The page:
So you have a website or a blog, you’ve got an audience which likes your content, you’ve joined an affiliate program and people don’t seem to hate you for it. You even made some money from it. Awesome! Now you must be wondering if there is any way to increase your earnings.
You can benefit from social media in two ways: by promoting the content which you create or putting links directly in your social media posts. Chances are you already use social media to promote your blog or website (if not — what are you waiting for?) But let’s face it – in this day and age people don’t always want to click a link to go to a website where you have to click more links. Nearly 50% of affiliate-referred traffic originates from a mobile device. And you know better than me, most of the time on your phone you’re checking Twitter or Instagram, not reading lengthy blog posts.
This article will be useful for content creators and website owners who want to learn how to market affiliate products through social media. Finding initial audience shouldn’t be a problem for you – there’s already an audience. If there are people who care about your content, they’ll gladly follow you on social media. The question is: how do you get more money from marketing on social media?
There are four major ways social media can affect your affiliate marketing strategy. They can help you:
To be successful in affiliate marketing, you need to know your audience – that seems like the most obvious thing to say, but it doesn’t make it less true. The most effective affiliate marketer is aiming to serve people – find products which are actually interesting to them and tell them why they are useful. To do that, you need to know who these people are.
Social media is an infinite source of information about your audience – and it’s all shared voluntarily and, in most cases, publically. Now, I’m not encouraging you to stalk your readers (although I kind of do in some way). There are more elegant and efficient ways to gain some insight without manually scrolling down someone’s Pinterest.
For example, Awario social media listening tool is a very quick way to learn more about your audience. You put in keywords, it gathers all the mentions of these keywords and analyses them. You can see how many people saw these keywords, how did they react to them and the top influencers who used them.
Now, let’s say you want to choose a product to promote on your website dedicated to startups. First I’d suggest you track people that mention your site to see what they like and dislike about your content. You can use Sentiment metric to do that.
Then try to monitor phrases related to startups, and you’ll get a feeling of what general trends and preferences are in this field. If you still need more info, you can look at the people your readers follow and interact with the most. This should give you a full picture to choose a suitable product for your audience.
Depending on your niche, your audience will prefer certain platforms. I know, all these names like Twitter, Facebook, Instagram, and Reddit (don’t forget about Youtube and Snapchat), might sound a bit overwhelming. But you’ll find out that people that read your content and share your interests usually hang out on two or three of these. Again, a social media listening tool could help you analyze which platform is popular among your audience.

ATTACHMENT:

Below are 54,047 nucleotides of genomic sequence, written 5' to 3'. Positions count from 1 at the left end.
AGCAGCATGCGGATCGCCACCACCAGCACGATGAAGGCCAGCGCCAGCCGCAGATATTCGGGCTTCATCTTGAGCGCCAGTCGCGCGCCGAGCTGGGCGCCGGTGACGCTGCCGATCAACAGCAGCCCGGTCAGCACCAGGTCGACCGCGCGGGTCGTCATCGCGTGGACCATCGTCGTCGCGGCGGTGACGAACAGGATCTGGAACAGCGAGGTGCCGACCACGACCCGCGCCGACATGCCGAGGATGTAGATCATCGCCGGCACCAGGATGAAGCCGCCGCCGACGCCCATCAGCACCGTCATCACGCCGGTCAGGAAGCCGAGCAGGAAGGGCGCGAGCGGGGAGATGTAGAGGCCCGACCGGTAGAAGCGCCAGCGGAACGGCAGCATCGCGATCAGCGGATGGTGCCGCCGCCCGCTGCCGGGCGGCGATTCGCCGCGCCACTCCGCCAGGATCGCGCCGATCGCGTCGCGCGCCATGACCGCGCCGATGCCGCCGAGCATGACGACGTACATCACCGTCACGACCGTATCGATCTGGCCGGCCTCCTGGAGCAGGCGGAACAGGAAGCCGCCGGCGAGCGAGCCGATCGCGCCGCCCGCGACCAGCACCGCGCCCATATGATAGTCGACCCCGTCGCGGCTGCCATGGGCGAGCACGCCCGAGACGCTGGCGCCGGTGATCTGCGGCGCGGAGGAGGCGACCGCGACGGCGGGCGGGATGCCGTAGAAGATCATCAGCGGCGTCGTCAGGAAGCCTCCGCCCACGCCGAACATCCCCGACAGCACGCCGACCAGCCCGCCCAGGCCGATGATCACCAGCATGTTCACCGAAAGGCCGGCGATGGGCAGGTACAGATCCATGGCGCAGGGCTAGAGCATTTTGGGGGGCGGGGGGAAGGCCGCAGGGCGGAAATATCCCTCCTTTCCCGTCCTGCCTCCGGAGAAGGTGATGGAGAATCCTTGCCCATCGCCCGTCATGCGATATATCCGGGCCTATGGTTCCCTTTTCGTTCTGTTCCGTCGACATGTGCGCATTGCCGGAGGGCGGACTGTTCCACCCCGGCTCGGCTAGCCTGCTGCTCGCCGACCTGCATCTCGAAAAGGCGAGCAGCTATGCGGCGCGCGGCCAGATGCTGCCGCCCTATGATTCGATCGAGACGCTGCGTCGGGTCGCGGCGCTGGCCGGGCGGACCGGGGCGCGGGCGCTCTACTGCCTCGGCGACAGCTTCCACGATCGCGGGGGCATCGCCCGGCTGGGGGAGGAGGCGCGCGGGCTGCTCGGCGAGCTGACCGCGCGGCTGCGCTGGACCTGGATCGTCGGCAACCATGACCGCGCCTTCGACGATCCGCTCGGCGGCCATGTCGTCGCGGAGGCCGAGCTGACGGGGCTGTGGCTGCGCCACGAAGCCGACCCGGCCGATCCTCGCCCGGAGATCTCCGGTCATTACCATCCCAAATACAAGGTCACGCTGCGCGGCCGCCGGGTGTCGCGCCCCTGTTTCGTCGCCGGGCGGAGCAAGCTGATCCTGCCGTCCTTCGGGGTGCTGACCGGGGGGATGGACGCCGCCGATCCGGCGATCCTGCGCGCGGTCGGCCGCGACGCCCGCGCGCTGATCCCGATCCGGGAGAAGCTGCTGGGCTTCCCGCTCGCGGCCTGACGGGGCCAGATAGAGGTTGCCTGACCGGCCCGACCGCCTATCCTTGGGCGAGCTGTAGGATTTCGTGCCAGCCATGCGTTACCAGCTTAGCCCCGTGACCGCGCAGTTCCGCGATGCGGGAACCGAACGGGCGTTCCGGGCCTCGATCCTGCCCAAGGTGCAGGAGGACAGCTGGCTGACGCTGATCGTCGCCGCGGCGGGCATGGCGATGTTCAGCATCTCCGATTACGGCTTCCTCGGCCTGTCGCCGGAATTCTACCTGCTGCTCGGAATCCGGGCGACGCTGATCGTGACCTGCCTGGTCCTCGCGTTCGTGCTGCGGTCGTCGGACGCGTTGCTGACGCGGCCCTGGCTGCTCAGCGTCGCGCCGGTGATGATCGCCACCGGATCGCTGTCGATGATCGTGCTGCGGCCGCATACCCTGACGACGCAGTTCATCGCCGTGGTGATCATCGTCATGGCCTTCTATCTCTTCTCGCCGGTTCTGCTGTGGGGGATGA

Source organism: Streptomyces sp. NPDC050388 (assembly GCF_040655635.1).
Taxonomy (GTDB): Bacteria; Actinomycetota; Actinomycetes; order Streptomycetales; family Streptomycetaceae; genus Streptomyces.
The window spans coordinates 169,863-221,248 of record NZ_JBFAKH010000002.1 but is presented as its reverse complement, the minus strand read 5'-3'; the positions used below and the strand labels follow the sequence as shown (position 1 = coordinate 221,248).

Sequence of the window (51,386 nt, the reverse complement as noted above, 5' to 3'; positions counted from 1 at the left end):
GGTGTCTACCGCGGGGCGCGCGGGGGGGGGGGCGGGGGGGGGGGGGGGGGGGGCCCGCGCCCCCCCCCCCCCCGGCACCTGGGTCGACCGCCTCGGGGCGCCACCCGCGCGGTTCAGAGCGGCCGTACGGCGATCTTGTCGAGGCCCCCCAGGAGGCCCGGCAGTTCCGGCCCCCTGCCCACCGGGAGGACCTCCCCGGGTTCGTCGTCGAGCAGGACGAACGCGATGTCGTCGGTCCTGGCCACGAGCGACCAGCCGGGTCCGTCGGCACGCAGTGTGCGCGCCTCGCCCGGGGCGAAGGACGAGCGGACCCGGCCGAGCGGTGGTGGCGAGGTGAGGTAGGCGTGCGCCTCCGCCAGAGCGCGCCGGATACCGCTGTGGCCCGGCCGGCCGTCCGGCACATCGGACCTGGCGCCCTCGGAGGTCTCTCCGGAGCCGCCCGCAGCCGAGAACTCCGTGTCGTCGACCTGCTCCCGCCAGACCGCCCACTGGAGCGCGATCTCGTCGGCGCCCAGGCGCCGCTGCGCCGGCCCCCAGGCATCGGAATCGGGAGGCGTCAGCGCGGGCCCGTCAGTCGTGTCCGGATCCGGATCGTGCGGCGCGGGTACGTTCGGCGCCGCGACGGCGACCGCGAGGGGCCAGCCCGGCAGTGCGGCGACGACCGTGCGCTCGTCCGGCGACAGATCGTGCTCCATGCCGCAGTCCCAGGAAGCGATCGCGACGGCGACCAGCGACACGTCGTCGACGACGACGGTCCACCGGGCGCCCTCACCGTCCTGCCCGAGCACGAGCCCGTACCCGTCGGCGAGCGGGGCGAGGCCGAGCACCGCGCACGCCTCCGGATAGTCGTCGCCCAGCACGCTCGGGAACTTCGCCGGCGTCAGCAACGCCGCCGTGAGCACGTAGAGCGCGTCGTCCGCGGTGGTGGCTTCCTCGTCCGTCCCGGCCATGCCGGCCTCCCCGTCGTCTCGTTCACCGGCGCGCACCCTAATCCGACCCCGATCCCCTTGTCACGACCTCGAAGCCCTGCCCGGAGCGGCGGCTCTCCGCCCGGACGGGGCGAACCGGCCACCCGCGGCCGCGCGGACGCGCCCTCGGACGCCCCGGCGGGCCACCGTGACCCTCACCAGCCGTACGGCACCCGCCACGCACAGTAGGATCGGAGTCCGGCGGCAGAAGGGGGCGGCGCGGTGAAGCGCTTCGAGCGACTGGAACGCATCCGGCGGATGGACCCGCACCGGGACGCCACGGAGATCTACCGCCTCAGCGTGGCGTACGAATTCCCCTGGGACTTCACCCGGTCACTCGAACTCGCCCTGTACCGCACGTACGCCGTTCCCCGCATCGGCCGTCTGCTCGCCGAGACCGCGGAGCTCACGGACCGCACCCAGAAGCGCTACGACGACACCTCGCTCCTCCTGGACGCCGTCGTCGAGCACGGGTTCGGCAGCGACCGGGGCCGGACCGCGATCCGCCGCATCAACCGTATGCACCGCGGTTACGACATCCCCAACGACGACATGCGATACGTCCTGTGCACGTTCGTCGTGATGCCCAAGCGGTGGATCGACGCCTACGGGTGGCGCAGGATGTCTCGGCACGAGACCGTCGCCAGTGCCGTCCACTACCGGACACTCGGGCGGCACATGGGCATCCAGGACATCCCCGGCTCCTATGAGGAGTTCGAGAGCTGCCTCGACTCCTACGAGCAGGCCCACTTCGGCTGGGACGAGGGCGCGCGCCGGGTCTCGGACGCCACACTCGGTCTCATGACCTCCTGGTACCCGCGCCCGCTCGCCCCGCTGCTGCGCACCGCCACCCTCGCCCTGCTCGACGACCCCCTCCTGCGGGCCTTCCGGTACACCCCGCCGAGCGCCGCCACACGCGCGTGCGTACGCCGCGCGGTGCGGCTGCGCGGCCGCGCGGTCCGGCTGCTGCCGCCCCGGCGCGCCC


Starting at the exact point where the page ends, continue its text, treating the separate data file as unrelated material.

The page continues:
General advice on any platform would be:
So now let’s discuss major platforms in more detail and see what their policies are regarding affiliate links.
Facebook is the second most popular social media platform in the world. As good as it sounds, it’s not the most affiliate marketing-friendly platform, but you can still find a way to promote your links there. Set up an official page for your website if for some reason you don’t have one yet. Facebook allows you to put a lot of information about your website, so use it: let people who stumble upon your page by accident know who you are and what you do.
Your Facebook page is your “face” (pun not intended, I promise). Of all your accounts, people will probably look up your Facebook the most. So what you share here is extremely important. It’s better to be quite mean with promotional content (of course, this doesn’t apply if you have a coupon website). The common ratio is 80/20 – that means that out of eight posts, two can be promotional. Compared with your other social media, you should be sharing the least amount of affiliate links there.
As a rule, you shouldn’t post more than three times a day so that doesn’t leave you that many opportunities to post your affiliate links. In general, you should only invest time and efforts in Facebook marketing If you already have an audience, which trusts you and mostly uses Facebook. Otherwise treat it as a platform for sharing and promoting your content and driving more traffic to your website (where you can put as many affiliate links as you want, just don’t go too crazy).
Facebook has no restrictions regarding affiliate links, just don’t forget to disclose the fact that you’re an affiliate. You can write it at the end of the post or simply put #aff or #affiliate, “(affiliate link)”, #ad or #sponsored.
According to eBizMBA, Twitter has more than 3 hundred million estimated unique monthly visitors. If you’re feeling disappointed with Facebook, I have good news for you! On Twitter, you can tweet every 15 minutes – that’s an average lifespan of a tweet. In fact, it’s recommended to tweet no less than five or ten times every day. But the general rule still stands – you can’t expect to make money on Twitter by tweeting sales pitches every 15 minutes – you need to build a relationship. And after you establish a Twitter presence, you can link to relevant affiliate offers without having to worry about getting unfollowed or blocked.
Of course, Twitter has its own peculiarities. I assume you are aware that Twitter limits you in the number of characters you can use – right now the limit is 280 characters. You have to find a way to be natural and genuine and fit in your affiliate link. That’s where URL shorteners come into play. Besides, more often than not, affiliate links are long and contain different numbers and random letters which makes them look less trustworthy. URL shorteners can make your link look more appealing. If you’re an Amazon affiliate, they have an inbuilt link shortener, so you’re good. If not, use TinyURL – it’s one of the few shorteners that allow affiliate links.